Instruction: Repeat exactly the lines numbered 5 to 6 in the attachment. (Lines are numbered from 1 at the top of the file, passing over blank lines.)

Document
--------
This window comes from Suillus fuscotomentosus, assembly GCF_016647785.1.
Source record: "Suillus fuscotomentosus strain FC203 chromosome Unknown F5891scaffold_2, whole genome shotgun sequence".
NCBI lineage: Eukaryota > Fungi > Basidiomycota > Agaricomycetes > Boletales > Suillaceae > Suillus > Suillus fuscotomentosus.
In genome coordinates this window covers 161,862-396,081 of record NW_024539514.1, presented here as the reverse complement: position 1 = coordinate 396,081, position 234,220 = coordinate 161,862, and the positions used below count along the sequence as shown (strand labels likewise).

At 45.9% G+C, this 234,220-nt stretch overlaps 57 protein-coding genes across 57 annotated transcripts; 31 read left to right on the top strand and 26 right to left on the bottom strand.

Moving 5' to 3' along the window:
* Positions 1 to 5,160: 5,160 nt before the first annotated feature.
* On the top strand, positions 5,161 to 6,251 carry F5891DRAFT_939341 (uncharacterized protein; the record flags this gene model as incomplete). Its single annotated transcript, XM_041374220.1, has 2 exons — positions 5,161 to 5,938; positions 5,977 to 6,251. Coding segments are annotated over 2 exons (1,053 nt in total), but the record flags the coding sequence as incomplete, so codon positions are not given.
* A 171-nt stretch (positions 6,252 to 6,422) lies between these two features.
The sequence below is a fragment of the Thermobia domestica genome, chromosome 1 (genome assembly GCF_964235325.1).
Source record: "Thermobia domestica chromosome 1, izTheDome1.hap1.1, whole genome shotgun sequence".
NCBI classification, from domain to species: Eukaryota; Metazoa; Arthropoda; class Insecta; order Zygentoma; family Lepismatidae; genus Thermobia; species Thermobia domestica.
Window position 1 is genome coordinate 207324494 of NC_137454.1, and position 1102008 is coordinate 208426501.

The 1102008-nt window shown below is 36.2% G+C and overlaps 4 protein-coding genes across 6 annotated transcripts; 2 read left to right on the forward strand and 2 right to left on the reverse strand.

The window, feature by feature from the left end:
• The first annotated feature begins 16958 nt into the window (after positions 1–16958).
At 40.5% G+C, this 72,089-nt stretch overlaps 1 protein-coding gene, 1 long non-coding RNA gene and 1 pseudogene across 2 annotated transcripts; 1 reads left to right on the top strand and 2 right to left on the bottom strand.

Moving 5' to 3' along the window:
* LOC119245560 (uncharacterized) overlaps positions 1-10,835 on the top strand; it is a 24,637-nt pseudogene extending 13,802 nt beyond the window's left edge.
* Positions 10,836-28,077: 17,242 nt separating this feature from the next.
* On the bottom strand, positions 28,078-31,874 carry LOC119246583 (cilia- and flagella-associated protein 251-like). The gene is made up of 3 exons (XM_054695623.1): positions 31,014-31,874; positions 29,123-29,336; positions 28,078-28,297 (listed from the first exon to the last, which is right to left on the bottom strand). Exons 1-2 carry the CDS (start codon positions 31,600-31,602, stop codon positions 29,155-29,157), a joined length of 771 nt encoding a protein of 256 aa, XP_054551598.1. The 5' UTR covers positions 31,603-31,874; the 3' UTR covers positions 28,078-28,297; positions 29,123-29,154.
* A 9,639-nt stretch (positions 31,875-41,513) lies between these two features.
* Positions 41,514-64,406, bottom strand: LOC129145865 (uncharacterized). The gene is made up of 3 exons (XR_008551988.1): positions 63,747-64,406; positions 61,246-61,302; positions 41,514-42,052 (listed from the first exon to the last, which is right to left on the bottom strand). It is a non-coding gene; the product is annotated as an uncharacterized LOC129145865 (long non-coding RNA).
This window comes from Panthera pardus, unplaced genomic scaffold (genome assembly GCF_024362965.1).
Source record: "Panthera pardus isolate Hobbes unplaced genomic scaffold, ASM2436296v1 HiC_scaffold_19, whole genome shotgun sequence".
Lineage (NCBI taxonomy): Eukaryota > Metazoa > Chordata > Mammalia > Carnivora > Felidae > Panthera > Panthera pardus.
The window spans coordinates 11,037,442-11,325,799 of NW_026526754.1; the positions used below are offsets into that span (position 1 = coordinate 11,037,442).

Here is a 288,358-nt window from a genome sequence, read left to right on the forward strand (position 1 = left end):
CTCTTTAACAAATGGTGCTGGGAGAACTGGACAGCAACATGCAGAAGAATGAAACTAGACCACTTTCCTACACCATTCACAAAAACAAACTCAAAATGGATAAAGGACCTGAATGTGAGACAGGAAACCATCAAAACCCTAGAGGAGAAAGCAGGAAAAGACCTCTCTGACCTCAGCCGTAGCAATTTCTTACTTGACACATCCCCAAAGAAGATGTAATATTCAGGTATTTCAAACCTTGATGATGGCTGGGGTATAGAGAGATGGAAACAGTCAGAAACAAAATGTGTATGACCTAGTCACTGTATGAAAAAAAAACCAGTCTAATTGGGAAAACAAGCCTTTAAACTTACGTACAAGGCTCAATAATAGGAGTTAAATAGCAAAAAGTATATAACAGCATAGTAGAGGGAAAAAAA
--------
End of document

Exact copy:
At 45.9% G+C, this 234,220-nt stretch overlaps 57 protein-coding genes across 57 annotated transcripts; 31 read left to right on the top strand and 26 right to left on the bottom strand.

Moving 5' to 3' along the window: